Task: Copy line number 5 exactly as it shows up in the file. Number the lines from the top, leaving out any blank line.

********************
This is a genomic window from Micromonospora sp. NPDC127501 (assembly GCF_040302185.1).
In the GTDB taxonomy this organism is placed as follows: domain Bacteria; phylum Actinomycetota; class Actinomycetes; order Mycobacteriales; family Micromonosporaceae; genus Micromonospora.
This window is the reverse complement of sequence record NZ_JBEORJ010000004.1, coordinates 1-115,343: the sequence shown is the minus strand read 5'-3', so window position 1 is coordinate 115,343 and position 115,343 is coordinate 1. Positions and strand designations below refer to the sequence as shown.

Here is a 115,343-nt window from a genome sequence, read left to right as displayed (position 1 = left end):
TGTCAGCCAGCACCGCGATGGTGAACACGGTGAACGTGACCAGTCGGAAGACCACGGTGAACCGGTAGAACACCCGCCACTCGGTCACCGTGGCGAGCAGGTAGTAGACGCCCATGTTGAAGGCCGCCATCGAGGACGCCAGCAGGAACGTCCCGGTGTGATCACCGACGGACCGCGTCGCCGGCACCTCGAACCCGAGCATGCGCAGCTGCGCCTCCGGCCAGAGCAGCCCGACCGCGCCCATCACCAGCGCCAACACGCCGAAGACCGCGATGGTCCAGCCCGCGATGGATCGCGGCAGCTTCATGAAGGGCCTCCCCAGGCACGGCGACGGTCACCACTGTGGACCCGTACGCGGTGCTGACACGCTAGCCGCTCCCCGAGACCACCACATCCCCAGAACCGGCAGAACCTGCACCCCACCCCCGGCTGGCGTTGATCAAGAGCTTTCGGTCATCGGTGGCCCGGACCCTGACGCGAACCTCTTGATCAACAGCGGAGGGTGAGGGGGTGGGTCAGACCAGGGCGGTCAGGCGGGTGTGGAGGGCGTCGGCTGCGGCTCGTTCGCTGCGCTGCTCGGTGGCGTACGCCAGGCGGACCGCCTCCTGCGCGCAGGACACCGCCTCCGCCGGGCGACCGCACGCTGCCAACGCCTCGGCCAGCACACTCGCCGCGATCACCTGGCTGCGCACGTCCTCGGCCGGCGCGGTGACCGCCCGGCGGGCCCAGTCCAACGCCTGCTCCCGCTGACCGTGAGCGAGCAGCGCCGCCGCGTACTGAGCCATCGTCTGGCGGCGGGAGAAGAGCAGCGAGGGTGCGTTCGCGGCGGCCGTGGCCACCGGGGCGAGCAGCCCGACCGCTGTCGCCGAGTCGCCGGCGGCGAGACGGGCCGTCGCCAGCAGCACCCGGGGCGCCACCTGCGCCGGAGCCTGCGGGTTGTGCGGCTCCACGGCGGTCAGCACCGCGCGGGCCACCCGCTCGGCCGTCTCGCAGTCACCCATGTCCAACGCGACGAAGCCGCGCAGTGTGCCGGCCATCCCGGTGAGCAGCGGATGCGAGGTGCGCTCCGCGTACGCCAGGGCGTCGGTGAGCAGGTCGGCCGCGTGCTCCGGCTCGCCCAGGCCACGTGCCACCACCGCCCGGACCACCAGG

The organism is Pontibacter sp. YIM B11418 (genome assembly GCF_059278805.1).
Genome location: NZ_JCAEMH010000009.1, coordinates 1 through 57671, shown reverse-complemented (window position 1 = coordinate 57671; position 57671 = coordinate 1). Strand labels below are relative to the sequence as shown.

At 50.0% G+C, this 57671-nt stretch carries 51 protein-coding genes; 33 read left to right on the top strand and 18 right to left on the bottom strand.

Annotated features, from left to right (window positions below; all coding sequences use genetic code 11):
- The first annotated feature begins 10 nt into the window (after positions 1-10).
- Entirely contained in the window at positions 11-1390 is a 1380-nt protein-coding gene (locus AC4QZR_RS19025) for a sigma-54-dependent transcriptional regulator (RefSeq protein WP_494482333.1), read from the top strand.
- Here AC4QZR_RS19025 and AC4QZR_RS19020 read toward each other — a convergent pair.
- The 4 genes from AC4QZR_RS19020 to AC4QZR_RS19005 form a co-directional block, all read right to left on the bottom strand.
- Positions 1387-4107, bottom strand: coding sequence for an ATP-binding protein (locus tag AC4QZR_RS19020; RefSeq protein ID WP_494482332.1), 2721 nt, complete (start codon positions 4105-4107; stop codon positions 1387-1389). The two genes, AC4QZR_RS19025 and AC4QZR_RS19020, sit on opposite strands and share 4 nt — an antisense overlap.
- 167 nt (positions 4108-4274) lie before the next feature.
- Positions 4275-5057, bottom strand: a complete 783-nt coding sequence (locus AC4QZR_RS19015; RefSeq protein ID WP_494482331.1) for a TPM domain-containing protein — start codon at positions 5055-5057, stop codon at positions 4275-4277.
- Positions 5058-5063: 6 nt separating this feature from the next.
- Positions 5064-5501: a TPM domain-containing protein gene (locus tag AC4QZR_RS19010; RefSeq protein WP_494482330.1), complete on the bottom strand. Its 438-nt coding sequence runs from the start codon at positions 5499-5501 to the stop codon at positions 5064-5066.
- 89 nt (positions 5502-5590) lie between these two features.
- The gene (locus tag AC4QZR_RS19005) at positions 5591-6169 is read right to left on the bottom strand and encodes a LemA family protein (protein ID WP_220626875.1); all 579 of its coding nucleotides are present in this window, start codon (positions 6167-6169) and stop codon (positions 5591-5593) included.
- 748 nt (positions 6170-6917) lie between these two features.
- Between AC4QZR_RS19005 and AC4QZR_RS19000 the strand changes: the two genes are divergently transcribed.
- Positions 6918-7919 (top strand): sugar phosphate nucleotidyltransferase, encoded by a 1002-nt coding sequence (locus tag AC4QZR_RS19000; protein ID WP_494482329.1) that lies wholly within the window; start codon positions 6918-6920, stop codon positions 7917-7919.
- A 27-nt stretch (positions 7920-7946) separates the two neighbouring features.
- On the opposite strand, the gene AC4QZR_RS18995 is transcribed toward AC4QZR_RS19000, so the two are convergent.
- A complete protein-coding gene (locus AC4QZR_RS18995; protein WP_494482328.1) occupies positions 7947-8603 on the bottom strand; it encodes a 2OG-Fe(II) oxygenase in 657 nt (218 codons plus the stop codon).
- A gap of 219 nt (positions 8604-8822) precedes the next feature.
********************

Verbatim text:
TGTCAGCCAGCACCGCGATGGTGAACACGGTGAACGTGACCAGTCGGAAGACCACGGTGAACCGGTAGAACACCCGCCACTCGGTCACCGTGGCGAGCAGGTAGTAGACGCCCATGTTGAAGGCCGCCATCGAGGACGCCAGCAGGAACGTCCCGGTGTGATCACCGACGGACCGCGTCGCCGGCACCTCGAACCCGAGCATGCGCAGCTGCGCCTCCGGCCAGAGCAGCCCGACCGCGCCCATCACCAGCGCCAACACGCCGAAGACCGCGATGGTCCAGCCCGCGATGGATCGCGGCAGCTTCATGAAGGGCCTCCCCAGGCACGGCGACGGTCACCACTGTGGACCCGTACGCGGTGCTGACACGCTAGCCGCTCCCCGAGACCACCACATCCCCAGAACCGGCAGAACCTGCACCCCACCCCCGGCTGGCGTTGATCAAGAGCTTTCGGTCATCGGTGGCCCGGACCCTGACGCGAACCTCTTGATCAACAGCGGAGGGTGAGGGGGTGGGTCAGACCAGGGCGGTCAGGCGGGTGTGGAGGGCGTCGGCTGCGGCTCGTTCGCTGCGCTGCTCGGTGGCGTACGCCAGGCGGACCGCCTCCTGCGCGCAGGACACCGCCTCCGCCGGGCGACCGCACGCTGCCAACGCCTCGGCCAGCACACTCGCCGCGATCACCTGGCTGCGCACGTCCTCGGCCGGCGCGGTGACCGCCCGGCGGGCCCAGTCCAACGCCTGCTCCCGCTGACCGTGAGCGAGCAGCGCCGCCGCGTACTGAGCCATCGTCTGGCGGCGGGAGAAGAGCAGCGAGGGTGCGTTCGCGGCGGCCGTGGCCACCGGGGCGAGCAGCCCGACCGCTGTCGCCGAGTCGCCGGCGGCGAGACGGGCCGTCGCCAGCAGCACCCGGGGCGCCACCTGCGCCGGAGCCTGCGGGTTGTGCGGCTCCACGGCGGTCAGCACCGCGCGGGCCACCCGCTCGGCCGTCTCGCAGTCACCCATGTCCAACGCGACGAAGCCGCGCAGTGTGCCGGCCATCCCGGTGAGCAGCGGATGCGAGGTGCGCTCCGCGTACGCCAGGGCGTCGGTGAGCAGGTCGGCCGCGTGCTCCGGCTCGCCCAGGCCACGTGCCACCACCGCCCGGACCACCAGG